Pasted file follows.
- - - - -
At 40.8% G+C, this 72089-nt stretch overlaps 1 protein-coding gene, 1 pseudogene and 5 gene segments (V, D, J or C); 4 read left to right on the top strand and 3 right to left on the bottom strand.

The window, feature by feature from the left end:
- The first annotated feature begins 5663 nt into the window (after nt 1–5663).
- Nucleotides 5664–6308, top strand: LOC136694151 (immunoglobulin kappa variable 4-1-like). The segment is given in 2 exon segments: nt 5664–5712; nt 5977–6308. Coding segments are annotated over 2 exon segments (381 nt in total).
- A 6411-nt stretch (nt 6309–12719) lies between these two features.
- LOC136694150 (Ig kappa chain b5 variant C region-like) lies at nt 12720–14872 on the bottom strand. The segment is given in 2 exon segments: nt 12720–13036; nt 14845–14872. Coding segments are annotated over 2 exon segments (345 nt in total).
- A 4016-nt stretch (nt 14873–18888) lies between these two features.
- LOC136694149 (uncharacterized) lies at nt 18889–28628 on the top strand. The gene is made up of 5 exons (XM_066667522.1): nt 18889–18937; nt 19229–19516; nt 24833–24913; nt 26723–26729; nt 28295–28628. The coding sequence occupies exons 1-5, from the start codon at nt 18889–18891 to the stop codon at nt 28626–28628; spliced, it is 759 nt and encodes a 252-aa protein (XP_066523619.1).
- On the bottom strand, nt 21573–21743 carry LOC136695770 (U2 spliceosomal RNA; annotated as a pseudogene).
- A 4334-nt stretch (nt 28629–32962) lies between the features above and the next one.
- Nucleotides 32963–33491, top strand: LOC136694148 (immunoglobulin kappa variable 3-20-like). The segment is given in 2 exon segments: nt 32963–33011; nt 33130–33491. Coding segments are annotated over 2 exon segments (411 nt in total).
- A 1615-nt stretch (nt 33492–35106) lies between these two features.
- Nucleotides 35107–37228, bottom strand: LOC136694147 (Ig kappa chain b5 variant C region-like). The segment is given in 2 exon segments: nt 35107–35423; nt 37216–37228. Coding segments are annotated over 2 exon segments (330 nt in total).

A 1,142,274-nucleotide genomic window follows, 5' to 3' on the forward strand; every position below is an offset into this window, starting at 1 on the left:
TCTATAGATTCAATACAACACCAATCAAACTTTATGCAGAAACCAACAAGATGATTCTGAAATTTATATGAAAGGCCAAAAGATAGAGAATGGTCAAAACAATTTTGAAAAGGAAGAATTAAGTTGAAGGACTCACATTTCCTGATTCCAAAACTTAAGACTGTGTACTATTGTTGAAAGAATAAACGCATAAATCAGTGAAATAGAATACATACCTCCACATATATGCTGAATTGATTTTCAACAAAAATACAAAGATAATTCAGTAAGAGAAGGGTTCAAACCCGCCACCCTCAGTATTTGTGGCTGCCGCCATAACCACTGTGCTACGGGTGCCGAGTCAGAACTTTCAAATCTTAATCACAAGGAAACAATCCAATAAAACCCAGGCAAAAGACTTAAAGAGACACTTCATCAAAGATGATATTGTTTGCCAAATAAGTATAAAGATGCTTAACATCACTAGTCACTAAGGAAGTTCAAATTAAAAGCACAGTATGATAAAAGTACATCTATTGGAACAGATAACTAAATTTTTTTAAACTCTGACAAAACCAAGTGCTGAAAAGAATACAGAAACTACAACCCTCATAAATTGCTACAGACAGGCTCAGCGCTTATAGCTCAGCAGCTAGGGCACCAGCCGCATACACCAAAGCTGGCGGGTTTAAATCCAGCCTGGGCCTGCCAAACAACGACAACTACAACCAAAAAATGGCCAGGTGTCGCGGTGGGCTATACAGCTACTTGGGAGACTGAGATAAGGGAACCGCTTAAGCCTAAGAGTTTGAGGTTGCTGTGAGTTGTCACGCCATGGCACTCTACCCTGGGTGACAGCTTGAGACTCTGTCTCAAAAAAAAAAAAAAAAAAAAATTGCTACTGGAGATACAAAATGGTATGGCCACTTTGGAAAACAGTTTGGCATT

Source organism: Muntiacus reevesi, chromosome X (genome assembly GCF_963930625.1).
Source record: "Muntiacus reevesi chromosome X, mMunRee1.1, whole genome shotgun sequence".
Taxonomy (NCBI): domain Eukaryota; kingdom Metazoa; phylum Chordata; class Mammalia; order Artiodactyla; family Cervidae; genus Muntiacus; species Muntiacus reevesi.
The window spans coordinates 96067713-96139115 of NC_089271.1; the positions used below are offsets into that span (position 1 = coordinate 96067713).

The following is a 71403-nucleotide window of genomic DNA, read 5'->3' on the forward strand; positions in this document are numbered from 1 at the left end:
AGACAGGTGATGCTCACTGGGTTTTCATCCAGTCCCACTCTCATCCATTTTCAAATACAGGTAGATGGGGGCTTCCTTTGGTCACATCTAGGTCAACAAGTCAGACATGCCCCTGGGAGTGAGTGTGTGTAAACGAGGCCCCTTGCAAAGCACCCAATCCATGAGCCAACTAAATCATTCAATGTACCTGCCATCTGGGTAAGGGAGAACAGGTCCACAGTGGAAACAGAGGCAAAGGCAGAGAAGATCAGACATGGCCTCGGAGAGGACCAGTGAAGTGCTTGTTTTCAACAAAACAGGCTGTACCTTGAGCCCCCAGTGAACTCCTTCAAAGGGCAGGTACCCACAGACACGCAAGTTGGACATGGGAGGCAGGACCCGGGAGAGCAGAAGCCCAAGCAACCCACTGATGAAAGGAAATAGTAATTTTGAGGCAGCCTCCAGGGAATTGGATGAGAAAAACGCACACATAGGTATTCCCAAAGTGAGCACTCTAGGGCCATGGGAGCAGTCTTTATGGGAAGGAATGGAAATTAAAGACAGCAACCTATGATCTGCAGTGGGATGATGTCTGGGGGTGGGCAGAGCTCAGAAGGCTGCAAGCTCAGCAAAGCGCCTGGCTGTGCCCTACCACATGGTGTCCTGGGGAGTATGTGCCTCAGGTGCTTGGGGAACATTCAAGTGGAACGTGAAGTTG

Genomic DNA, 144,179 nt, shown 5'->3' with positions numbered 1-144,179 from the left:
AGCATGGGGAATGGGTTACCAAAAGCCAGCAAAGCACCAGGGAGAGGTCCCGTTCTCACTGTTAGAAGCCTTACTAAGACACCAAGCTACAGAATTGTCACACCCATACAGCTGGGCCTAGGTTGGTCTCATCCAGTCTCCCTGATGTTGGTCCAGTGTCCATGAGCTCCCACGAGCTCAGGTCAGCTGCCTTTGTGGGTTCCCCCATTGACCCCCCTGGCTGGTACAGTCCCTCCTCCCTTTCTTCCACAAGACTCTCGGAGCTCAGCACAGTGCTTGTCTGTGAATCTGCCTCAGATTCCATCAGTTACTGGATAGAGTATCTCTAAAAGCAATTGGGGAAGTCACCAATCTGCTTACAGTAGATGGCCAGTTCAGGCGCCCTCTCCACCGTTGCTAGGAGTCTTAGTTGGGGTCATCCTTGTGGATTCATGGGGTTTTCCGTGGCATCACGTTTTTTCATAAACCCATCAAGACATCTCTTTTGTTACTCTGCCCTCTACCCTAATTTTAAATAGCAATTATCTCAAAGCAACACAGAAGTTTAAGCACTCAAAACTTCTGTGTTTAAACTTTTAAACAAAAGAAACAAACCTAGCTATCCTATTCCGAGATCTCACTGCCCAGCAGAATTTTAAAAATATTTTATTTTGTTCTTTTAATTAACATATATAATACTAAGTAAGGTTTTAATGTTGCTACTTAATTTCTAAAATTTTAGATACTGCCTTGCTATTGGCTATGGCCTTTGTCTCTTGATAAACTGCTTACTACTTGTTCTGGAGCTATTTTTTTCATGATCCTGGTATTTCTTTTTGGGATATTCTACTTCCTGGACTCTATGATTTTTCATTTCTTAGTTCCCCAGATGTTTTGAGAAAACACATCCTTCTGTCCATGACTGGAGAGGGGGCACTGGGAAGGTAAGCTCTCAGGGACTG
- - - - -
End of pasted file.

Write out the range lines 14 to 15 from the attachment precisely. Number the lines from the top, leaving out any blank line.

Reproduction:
A 1,142,274-nucleotide genomic window follows, 5' to 3' on the forward strand; every position below is an offset into this window, starting at 1 on the left:
TCTATAGATTCAATACAACACCAATCAAACTTTATGCAGAAACCAACAAGATGATTCTGAAATTTATATGAAAGGCCAAAAGATAGAGAATGGTCAAAACAATTTTGAAAAGGAAGAATTAAGTTGAAGGACTCACATTTCCTGATTCCAAAACTTAAGACTGTGTACTATTGTTGAAAGAATAAACGCATAAATCAGTGAAATAGAATACATACCTCCACATATATGCTGAATTGATTTTCAACAAAAATACAAAGATAATTCAGTAAGAGAAGGGTTCAAACCCGCCACCCTCAGTATTTGTGGCTGCCGCCATAACCACTGTGCTACGGGTGCCGAGTCAGAACTTTCAAATCTTAATCACAAGGAAACAATCCAATAAAACCCAGGCAAAAGACTTAAAGAGACACTTCATCAAAGATGATATTGTTTGCCAAATAAGTATAAAGATGCTTAACATCACTAGTCACTAAGGAAGTTCAAATTAAAAGCACAGTATGATAAAAGTACATCTATTGGAACAGATAACTAAATTTTTTTAAACTCTGACAAAACCAAGTGCTGAAAAGAATACAGAAACTACAACCCTCATAAATTGCTACAGACAGGCTCAGCGCTTATAGCTCAGCAGCTAGGGCACCAGCCGCATACACCAAAGCTGGCGGGTTTAAATCCAGCCTGGGCCTGCCAAACAACGACAACTACAACCAAAAAATGGCCAGGTGTCGCGGTGGGCTATACAGCTACTTGGGAGACTGAGATAAGGGAACCGCTTAAGCCTAAGAGTTTGAGGTTGCTGTGAGTTGTCACGCCATGGCACTCTACCCTGGGTGACAGCTTGAGACTCTGTCTCAAAAAAAAAAAAAAAAAAAAATTGCTACTGGAGATACAAAATGGTATGGCCACTTTGGAAAACAGTTTGGCATT